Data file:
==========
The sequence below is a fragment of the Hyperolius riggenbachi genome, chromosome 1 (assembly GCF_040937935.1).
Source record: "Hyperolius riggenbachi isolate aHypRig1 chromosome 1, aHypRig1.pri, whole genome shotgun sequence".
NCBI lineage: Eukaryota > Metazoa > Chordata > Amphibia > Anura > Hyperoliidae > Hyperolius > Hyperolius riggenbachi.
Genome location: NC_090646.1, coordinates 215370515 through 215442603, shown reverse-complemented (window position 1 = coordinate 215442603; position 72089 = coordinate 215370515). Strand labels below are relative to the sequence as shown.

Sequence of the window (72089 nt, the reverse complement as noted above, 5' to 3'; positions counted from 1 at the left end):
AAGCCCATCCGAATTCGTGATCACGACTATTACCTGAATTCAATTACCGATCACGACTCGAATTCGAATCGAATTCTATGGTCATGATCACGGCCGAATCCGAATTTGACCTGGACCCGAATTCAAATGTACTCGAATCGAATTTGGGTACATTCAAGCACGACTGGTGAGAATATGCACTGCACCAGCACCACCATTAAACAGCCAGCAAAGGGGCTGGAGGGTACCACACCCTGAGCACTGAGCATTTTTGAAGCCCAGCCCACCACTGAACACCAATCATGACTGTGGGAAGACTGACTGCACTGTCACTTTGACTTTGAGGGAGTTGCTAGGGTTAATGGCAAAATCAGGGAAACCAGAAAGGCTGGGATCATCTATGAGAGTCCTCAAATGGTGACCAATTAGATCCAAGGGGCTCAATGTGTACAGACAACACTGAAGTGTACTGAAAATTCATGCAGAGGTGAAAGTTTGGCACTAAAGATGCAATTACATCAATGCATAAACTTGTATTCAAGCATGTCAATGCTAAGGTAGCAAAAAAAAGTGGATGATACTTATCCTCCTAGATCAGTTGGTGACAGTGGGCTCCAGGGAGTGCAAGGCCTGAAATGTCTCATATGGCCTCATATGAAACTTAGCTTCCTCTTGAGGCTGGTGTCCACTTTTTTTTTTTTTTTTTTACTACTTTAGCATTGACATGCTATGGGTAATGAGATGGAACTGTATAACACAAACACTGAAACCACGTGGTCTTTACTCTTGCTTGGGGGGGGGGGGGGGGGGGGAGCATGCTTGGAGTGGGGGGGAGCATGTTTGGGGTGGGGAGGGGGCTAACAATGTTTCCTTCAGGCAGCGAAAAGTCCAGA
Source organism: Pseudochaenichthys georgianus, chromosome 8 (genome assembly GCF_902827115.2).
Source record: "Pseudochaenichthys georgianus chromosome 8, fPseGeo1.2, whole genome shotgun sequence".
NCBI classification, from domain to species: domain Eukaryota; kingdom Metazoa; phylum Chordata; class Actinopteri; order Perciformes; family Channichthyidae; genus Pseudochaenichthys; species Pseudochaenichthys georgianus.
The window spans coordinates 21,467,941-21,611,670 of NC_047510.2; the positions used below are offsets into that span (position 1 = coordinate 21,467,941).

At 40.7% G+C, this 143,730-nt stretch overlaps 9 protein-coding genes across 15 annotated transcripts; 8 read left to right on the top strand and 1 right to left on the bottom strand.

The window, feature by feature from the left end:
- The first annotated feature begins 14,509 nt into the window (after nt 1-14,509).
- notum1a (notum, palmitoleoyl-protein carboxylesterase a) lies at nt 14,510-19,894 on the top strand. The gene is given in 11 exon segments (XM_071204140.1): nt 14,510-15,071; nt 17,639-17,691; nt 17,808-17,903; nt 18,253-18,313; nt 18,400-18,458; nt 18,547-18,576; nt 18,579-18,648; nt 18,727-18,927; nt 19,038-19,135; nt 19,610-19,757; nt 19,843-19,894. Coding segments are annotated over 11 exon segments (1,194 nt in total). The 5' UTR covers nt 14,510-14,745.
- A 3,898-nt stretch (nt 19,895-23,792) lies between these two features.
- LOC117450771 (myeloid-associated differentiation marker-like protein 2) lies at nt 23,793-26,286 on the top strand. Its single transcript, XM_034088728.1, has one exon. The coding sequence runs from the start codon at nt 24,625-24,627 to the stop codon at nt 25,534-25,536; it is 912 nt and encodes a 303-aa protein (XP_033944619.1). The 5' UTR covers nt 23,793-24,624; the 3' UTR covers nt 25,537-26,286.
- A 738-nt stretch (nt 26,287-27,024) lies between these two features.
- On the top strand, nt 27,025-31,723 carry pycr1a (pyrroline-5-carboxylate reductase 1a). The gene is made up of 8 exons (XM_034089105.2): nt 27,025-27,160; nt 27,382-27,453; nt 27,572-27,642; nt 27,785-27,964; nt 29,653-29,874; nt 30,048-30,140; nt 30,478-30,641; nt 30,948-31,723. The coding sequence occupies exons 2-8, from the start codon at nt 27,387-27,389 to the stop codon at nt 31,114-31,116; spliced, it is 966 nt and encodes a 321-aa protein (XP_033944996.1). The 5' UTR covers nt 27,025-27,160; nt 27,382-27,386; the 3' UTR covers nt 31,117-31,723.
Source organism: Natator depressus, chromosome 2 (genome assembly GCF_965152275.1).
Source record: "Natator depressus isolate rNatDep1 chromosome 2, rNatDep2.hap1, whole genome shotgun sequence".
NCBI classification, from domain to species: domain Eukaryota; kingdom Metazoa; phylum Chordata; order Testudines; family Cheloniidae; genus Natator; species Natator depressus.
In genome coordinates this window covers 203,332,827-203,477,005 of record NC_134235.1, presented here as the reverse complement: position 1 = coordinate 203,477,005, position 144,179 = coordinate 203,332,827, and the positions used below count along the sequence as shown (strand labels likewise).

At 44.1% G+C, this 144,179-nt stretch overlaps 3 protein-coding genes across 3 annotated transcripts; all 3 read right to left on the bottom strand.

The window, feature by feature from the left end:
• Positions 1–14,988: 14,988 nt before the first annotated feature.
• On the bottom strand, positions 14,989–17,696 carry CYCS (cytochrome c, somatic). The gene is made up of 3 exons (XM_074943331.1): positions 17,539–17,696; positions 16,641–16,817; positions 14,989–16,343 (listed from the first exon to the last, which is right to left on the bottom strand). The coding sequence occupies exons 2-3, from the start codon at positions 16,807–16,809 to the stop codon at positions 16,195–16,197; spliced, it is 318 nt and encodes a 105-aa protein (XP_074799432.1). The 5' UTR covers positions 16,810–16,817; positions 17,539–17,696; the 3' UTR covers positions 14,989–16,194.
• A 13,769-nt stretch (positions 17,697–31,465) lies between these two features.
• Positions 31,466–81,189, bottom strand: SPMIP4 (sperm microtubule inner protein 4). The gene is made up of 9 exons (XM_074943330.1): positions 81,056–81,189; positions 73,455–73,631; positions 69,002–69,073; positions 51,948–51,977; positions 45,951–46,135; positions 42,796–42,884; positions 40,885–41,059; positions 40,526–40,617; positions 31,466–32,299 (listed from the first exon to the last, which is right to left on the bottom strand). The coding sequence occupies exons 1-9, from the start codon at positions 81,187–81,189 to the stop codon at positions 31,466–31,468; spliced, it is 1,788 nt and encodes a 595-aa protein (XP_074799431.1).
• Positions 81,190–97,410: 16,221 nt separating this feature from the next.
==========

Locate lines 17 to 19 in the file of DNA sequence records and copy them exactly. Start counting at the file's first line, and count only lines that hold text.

- A 738-nt stretch (nt 26,287-27,024) lies between these two features.
- On the top strand, nt 27,025-31,723 carry pycr1a (pyrroline-5-carboxylate reductase 1a). The gene is made up of 8 exons (XM_034089105.2): nt 27,025-27,160; nt 27,382-27,453; nt 27,572-27,642; nt 27,785-27,964; nt 29,653-29,874; nt 30,048-30,140; nt 30,478-30,641; nt 30,948-31,723. The coding sequence occupies exons 2-8, from the start codon at nt 27,387-27,389 to the stop codon at nt 31,114-31,116; spliced, it is 966 nt and encodes a 321-aa protein (XP_033944996.1). The 5' UTR covers nt 27,025-27,160; nt 27,382-27,386; the 3' UTR covers nt 31,117-31,723.
Source organism: Natator depressus, chromosome 2 (genome assembly GCF_965152275.1).